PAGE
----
As COVID-19 changes the landscape of our lives, youth groups and children's ministries within Christian Reformed congregations have met the challenge of lockdown measures with creativity.
Jubilee Fellowship Christian Reformed Church in St. Catharines, Ont., normally sees about 100 children and teens at their weekly programs. When the church stopped gathering in-person, the church’s children and youth ministry coordinator Anna Bailey searched for a new way to connect. She contacted the families of Jubilee, asking for photos of their milestones, new experiences, family games, or new daily practices. These photos were gathered into a slideshow shared during online church. It allowed the isolating community to still celebrate each other’s daily lives. “I received quite a few emails and texts saying that people felt emotional and sometimes weepy seeing everyone's faces. We miss each other, of course.” Bailey continues to create weekly community-life videos.
“Everyone is in a fight-or-flight mode as we watch the tidal wave of COVID-19 hit North America,” said Bailey, who is also the youth ministry champion for Classis Niagara, a regional group of CRC’s. Church leaders need to recognize that everyone—including themselves—is reacting to the pandemic in different ways, she said. “We need to empathize with this stress, and meet our young people and families where they are at.”
Travis Deur, director of faith formation at Faith CRC, in New Brighton, Minn., maintains community carrying on ‘virtual’ youth group. At a particular time each week, young people log in at the same time to a video meeting. Snacks can’t be shared over the internet, but most everything else can. Deur said it gives a space to discuss “what we’re missing and mourning and also what we are grateful for during this time.” They talk about teaching videos they watched beforehand, chat with each other, and participate in fun activities such as home-based scavenger hunts, online games, and competitions. Deur and ministry partners are even exploring the possibility of a virtual marathon for fundraising. The youth understand that “we're not really social distancing, it's physical distancing,” said Deur. “I want to provide them with continued opportunities to connect with each other and build community and relationships.”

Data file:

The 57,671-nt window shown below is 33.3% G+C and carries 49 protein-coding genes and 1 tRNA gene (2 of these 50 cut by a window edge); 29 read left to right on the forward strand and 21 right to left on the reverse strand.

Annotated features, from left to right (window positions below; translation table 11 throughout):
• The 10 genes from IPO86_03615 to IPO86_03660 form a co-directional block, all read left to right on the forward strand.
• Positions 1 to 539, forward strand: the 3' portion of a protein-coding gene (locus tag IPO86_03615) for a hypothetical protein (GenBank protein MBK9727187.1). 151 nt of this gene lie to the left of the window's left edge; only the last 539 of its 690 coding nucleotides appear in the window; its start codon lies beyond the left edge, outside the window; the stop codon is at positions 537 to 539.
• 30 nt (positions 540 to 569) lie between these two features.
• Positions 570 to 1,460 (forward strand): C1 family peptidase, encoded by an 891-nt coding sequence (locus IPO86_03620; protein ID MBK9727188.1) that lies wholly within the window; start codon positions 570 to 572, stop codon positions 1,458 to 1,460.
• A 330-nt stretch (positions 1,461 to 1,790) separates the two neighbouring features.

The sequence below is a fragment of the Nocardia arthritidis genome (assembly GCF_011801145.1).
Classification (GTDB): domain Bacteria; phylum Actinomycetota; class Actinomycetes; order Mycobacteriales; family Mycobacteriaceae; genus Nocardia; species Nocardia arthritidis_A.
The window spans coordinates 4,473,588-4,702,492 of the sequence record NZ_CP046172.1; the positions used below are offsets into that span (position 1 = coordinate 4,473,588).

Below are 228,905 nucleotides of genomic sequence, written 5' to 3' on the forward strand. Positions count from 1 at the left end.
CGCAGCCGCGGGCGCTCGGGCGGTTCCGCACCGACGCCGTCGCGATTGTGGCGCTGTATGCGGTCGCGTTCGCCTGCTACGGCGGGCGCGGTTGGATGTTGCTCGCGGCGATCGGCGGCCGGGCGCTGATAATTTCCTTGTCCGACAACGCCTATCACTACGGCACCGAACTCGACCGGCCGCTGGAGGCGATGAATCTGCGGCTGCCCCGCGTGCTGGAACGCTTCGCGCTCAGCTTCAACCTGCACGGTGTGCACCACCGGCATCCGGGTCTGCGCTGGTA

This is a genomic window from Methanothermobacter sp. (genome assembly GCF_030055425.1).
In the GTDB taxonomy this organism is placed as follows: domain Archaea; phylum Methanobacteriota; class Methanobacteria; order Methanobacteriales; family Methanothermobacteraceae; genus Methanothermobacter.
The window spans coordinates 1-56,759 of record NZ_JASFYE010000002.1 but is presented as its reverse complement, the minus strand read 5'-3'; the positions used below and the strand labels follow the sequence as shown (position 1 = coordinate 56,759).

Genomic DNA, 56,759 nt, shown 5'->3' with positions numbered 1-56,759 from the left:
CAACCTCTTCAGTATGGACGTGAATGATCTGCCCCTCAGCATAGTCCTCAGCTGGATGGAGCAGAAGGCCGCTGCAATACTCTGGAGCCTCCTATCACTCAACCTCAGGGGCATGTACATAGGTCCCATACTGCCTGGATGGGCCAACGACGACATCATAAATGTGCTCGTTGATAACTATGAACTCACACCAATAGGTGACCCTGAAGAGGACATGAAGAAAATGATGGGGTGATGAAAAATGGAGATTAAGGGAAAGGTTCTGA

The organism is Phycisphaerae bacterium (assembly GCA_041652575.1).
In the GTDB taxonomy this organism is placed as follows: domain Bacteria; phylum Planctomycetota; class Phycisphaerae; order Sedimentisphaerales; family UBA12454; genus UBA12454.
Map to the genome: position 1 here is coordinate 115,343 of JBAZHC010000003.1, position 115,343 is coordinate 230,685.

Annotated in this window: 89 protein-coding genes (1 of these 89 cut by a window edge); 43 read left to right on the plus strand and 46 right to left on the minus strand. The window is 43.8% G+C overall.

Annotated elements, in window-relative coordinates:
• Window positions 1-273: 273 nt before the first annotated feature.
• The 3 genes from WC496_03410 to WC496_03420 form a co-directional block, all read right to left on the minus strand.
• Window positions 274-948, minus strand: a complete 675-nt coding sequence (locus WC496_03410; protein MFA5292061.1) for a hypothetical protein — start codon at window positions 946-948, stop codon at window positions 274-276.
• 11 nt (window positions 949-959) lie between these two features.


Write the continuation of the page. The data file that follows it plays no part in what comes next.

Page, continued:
The youth group at Encounter Church, in Kentwood, Mich., has also migrated to online gatherings. Still, youth director Josh Pressley said the best thing is to get back to the basics. "I sent all of my youth and preteen leaders my master roster with every student's address and asked them to join me in calling and writing letters to students,” Pressley said. “The cool thing about letters is that kids don’t get mail anymore. So when they receive a handwritten letter, it’s special. This is the objective … to remind them that they are not alone, God loves them and is with them and that we are still able to be the church and do life together."
In Surrey, B.C., youth pastor Natasha Vedder and the youth of Fleetwood CRC had planned a skit for Palm Sunday. How do you put on a skit while maintaining physical distance? Each part of the skit was filmed outdoors, with only two or three people present at a time. Vedder then edited the pieces together. The compilation was shared during the church’s online-broadcast Palm Sunday service.
Physical separation during COVID-19 is a challenge for youth ministries but also an opportunity. These digital connections may continue past the pandemic, Deur said. There are unique ways we can build intergenerational connections right now, Bailey said. No matter how a church is engaging their youth right now—whether with innovative methods or a simple text message— every connection matters.